Debut novelist Sarah Gilmartin tells Books Editor Orna Mulcahy what it’s like to live in Dublin 8 …
Fiction reviewer turned author Sarah Gilmartin’s debut novel Dinner Party: A Tragedy, plumbs the depths of a dysfunctional family coping with the death of sister and daughter Elaine while keeping a sharp eye on each other for signs of weakness. Borderline-anorexic Kate is outwardly poised but a sibling get-together in the first opening pages sets nerves a-jangle, and that’s well before we meet her terrible Mammy. Highly entertaining and acutely sad, critics have compared Gilmartin’s writing to that of Anne Enright and Tennessee Williams.
Gilmartin studied English and German at TCD before a masters degree in Journalism. In her 20s she worked on business magazines before switching to a communications role in Danske Bank. But the lure of writing was strong, and she wrote her first novel, then enrolled in UCD’s MFA in Creative Writing, all the while reviewing new fiction for The Irish Times. Dinner Party: A Tragedy is published by One.
I live with my husband in Dublin 8. We moved there about four years ago but we’d both spent time living in the area in the noughties, so in a way it was like a homecoming. City centre living isn’t for everyone but it suits us well. I like being able to decide on a whim to go to a play in town, or to meet someone last minute for a drink or coffee. Even during lockdown, when everything was closed, I enjoyed where we were. Stephen’s Green was within our two kilometres and I used to cycle down Grafton Street with no one around. It was properly apocalyptic and kind of cool.
I grew up in Limerick, about 20 minutes outside the city near the Dublin Road. It was a good mix of rural and urban, lots of green space, yet close to the city, the place to be once McDonald’s arrived. My parents are from Limerick and Clare respectively and they now spend their time between the two counties. Growing up, I was lucky to have three grandparents – and four for a time when my granny remarried – who lived nearby. I was especially close to my grandad on my father’s side. We used to sit in his chair and do crosswords together, well beyond the age when it was comfortable for him. He was that special kind of person who seemed to have a unique bond with each of his grandchildren. All my cousins would say the same thing.
On My Neighbourhood
I love the buzz around the place, the diversity, the mix of people you meet. There’s nothing homogenised about the area. It reminds me (in microcosm) of East London. In recent times there’s been an influx of younger people into the neighbourhood, and lots of great cafés and restaurants. Some favourites are Gaillot et Grey, The Headline Bar, Clanbrassil House and The Wine Pair. Alma’s is lovely too, if you can get a table. For walks, I like the Grand Canal. Close to 1.5 million people living in Dublin and you still meet the same faces and the same dogs.
Myself and a friend used to write odes in secondary school, half serious, half jokey, somewhere to put our energy and creativity and boredom. Ode to Sussed Jeans. Ode to Radiohead. Ode to the Bluebottle on the Window that Hasn’t Moved for All of Irish Class and Might Actually Be Dead. Beyond that I forgot about writing fiction, through college and working as a journalist in my 20s, until the summer I turned 29 and came across a writers’ group in San Diego, where I was living at the time. They met every Thursday afternoon in a small, windowless room and wrote for 45 minutes to a prompt pulled from a bag. You could write whatever you want, read it afterwards or not. It was freeing and interesting. It’s where I started to write my first short story, and the first time I experienced the drug of a live audience laughing at something you’ve written.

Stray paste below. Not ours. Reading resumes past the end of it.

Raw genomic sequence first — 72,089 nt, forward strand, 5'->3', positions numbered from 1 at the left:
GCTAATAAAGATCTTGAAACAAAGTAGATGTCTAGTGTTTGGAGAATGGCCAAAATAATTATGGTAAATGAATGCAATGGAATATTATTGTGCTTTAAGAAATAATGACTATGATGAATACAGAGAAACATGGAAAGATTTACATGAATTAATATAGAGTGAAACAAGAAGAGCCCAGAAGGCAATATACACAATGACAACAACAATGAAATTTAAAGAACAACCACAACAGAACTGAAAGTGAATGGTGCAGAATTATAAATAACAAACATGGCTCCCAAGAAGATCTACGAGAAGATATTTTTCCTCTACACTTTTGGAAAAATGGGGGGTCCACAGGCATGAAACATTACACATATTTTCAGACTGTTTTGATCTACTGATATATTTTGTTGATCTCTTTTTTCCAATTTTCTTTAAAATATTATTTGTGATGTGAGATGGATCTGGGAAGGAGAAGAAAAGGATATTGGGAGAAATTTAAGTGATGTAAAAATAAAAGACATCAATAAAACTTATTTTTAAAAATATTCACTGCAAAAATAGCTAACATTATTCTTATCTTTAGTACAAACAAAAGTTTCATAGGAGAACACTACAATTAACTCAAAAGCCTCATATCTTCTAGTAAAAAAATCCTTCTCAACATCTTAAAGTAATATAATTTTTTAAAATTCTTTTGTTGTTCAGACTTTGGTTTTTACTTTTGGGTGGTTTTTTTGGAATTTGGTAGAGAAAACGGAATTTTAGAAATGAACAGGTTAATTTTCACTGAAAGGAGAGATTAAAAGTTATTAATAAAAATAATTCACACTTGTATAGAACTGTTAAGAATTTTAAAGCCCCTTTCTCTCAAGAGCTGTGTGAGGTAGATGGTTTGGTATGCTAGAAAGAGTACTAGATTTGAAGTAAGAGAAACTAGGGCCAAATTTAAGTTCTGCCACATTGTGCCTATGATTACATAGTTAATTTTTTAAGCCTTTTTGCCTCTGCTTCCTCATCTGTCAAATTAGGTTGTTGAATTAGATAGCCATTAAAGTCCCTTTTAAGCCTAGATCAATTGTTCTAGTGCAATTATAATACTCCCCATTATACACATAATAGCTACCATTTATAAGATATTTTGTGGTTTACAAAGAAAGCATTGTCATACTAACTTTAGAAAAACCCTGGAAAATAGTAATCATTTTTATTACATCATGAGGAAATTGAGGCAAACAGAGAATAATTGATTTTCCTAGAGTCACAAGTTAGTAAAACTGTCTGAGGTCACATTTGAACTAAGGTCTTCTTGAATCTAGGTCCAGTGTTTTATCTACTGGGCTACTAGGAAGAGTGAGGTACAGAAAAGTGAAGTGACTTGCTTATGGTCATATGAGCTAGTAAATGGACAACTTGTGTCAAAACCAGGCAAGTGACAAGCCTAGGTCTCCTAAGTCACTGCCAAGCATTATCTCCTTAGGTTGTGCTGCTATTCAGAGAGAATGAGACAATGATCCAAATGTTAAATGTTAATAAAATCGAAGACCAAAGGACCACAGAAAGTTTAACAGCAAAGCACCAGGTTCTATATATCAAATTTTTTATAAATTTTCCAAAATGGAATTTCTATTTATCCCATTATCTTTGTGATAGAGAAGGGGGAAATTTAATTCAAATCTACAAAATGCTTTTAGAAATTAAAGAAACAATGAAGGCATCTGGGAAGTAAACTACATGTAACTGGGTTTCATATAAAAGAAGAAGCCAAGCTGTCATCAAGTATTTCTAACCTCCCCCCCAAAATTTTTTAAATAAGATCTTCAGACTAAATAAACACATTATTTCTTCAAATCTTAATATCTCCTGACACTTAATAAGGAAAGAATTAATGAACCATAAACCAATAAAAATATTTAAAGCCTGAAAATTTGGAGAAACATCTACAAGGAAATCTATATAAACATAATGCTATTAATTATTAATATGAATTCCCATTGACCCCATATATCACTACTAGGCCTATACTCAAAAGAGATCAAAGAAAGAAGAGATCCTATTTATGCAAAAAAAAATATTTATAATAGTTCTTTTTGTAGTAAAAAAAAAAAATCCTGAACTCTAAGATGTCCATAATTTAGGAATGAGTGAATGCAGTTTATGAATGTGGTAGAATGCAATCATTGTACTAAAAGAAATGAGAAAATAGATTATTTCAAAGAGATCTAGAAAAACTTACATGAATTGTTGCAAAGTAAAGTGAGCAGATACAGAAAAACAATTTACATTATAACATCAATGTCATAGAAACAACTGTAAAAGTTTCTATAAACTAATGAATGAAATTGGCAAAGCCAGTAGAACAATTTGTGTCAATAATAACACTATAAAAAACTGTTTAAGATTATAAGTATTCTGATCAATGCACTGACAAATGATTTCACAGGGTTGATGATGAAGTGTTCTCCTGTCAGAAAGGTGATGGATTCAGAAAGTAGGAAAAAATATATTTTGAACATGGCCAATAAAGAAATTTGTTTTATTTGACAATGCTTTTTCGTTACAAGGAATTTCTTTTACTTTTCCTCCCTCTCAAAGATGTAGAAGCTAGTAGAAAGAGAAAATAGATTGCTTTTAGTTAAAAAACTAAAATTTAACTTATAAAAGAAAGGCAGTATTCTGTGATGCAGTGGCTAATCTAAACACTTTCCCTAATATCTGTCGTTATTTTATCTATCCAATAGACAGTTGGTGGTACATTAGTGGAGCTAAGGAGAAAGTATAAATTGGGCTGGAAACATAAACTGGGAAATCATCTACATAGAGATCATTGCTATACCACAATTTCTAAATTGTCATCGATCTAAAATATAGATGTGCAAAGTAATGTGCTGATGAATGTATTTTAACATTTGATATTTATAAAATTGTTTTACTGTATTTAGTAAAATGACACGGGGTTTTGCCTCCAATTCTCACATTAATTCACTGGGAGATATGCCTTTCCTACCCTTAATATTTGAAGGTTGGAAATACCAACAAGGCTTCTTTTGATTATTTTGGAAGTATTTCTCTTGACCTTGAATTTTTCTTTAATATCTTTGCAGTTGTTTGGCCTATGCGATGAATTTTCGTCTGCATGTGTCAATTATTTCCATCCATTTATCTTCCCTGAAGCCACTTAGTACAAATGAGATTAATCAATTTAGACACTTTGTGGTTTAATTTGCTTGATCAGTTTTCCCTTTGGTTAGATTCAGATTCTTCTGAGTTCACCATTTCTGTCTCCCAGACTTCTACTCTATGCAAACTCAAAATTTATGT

On My Desk
Both my husband and I are self-employed. For years he worked in an office close to our house and I worked from home. When we moved to Dublin 8, he insisted on swapping. I was reluctant at the time – noise, distractions, not being able to wear my pyjamas etc – but he won the argument with the JK Rowling-Harry Potter-coffee shop defence. I prefer the office now, that feeling of distance between home and work life. I wouldn’t swap back. My desk is a standard office one, dull and white and perfectly fine.
Years late to the party, I’ve discovered the novels of Gwendoline Riley. Over the summer I’ve read My Phantoms, First Love and her debut Cold Water. I’m looking forward to Eimear Ryan’s debut Holding Her Breath, which has gotten great reviews. Lastly, and shamefully, John Boyne’s The Heart’s Invisible Furies has been in my TBR pile for years. My husband read it recently and absolutely loved it, so it’s my turn next.
On What’s Next
I got an Arts Council grant earlier this year which has allowed me to take a step back from the day job of arts journalism and lecturing to focus on my next book. In 2020 my short story The Wife won the Máirtín Crawford Award at Belfast Book Festival and I’m trying to develop that story into a full-length work. The story was from the perspective of the wife of a celebrated chef accused of sexual misconduct at work. The novel is set in a Michelin-starred restaurant in Celtic Tiger Dublin and will be from multiple viewpoints, including that of a waitress, the head chef, and his beleaguered wife.
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